It would thus appear that medical practitioners, though belonging to the medical profession, are not immune from a claim for damages on the ground of negligence. The fact that they are governed by the Indian Medical Council Act and are subject to the disciplinary control of Medical Council of India and/or State Medical Councils is no solace to the person who has suffered due to their negligence and the right of such person to seek redress is not affected.

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We are, therefore, unable to subscribe to the view that merely because medical practitioners belong to the medical profession they are outside the purview of the provisions of the Act and the services rendered by medical practitioners are not covered by Section 2(1)(o) of the Act.

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It cannot, therefore, be said that since the members of the Consumer Disputes Redres-sal Agencies are not required to have knowledge and experience in medicine, they are not in a position to deal with issues which may arise before them in proceedings arising out of complaints about the deficiency in service rendered by medical practioners.”

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In complaints involving complicated issues requiring recording of evidence of experts, the complainant can be asked to approach the civil Court for appropriate relief. Section 3 of the Act which prescribes that the provisions of the Act shall be in addition to and not in derogation of the provisions of any other law for the time being in force, preserves the right of the consumer to approach the civil Court for necessary relief. We are, therefore, unable to hold that on the ground of composition of the Consumer Disputes Redressal Agencies or on the ground of the procedure which is followed by the said Agencies for determining the issues arising before them, the service rendered by the medical practitioners are not intended to be included in the expression ‘service’ as defined in Section 2(1)(o) of the Act.”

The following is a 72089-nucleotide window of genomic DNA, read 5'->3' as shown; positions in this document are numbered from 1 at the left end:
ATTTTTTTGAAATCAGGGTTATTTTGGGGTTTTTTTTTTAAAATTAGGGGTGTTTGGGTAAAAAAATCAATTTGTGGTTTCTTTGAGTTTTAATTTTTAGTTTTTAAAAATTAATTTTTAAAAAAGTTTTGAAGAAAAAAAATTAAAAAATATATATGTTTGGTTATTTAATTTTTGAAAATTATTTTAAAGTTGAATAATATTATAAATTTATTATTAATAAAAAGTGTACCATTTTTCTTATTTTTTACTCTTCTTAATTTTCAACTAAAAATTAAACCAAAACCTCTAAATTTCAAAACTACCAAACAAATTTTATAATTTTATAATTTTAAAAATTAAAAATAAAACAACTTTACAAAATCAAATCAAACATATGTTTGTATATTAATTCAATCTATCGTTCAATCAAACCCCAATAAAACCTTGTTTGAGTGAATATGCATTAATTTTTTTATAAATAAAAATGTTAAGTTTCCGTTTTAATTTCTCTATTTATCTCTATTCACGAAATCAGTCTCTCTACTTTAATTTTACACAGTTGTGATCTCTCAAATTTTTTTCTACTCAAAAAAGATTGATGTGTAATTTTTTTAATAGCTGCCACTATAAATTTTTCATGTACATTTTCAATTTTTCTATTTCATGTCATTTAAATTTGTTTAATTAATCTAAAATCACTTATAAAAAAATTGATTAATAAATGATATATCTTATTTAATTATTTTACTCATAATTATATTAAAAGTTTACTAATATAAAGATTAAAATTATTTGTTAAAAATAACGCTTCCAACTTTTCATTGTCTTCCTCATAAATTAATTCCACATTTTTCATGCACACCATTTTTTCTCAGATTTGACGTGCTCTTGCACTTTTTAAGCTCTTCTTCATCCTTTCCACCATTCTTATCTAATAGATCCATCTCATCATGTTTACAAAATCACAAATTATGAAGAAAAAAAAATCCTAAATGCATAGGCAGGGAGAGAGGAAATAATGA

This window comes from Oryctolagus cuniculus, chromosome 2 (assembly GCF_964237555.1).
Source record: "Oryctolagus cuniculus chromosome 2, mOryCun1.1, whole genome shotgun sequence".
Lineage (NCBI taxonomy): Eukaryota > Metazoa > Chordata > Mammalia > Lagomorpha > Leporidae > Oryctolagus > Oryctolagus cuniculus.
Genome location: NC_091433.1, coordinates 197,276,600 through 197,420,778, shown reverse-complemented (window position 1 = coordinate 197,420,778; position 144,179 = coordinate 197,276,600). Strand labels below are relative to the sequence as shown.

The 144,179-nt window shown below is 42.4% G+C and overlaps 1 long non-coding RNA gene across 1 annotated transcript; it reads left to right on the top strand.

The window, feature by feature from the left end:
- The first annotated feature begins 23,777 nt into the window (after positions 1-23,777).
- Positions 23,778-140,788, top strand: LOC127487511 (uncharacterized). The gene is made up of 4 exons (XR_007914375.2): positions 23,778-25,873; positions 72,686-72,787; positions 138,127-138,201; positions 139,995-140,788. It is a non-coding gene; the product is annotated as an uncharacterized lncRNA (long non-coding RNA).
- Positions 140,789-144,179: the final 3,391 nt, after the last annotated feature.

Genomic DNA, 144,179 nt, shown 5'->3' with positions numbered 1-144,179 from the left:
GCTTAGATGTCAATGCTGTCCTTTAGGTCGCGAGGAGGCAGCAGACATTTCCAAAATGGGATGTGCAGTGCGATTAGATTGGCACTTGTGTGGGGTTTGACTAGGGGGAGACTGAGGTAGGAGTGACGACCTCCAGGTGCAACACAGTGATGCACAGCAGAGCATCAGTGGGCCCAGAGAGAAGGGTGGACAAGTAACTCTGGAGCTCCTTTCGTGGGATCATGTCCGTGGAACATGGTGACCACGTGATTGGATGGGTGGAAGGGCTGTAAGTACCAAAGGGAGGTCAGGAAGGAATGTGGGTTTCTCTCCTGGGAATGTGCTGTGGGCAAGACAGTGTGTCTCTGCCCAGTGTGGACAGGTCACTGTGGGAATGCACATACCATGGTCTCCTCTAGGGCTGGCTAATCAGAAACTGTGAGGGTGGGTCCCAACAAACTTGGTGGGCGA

13. The above decision of the Supreme Court is a complete answer to the question raised by the petitioners in these matters. It is not necessary for us to add anything thereto in order to reject the contentions of the petitioners. It may also be pointed out that the validity of several provisions of the Act has been upheld by a Division Bench of this Court in the The Registrar, University of Madras and Another Vs. Union of India (UOI) and Others, to which one of us (Srinivasan, J.) was a party. Learned counsel for the petitioners submitted that the Act has been struck down as unconstitutional by the Calcutta High Court relying on a newspaper report. But, it is seen from the subsequent reports in the newspapers that the said judgment has been appealed against and the appellate Bench has granted stay of operation of the order by which the single Judge struck down the provisions of the Act. But, it is unnecessary for us to take note of the same in view of the fact that a Division Bench of this Court has upheld the validity of the provisions of the Act, we are not hound by the judgment of the Calcutta High Court.

14. In the result, all the contentions urged by the petitioners are negatived and the writ petitions are dismissed. No costs. It is needless to point out that it is open to the Advocates, in all these petitions against whom proceedings have taken before the Consumer Redressal Forum, to raise all defences available to them in law excepting the question that the Advocates are not covered by the provisions of the Consumer Redressal Act.


(1996) AIR(Madras) 427 : (1996) 5 CompLJ 496 : (1996) 2 CTC 402 : (1996) 2 ICC 843 : (1996) 1 LW 473 : (1996) 2 MLJ 482 : (1996) MLW 473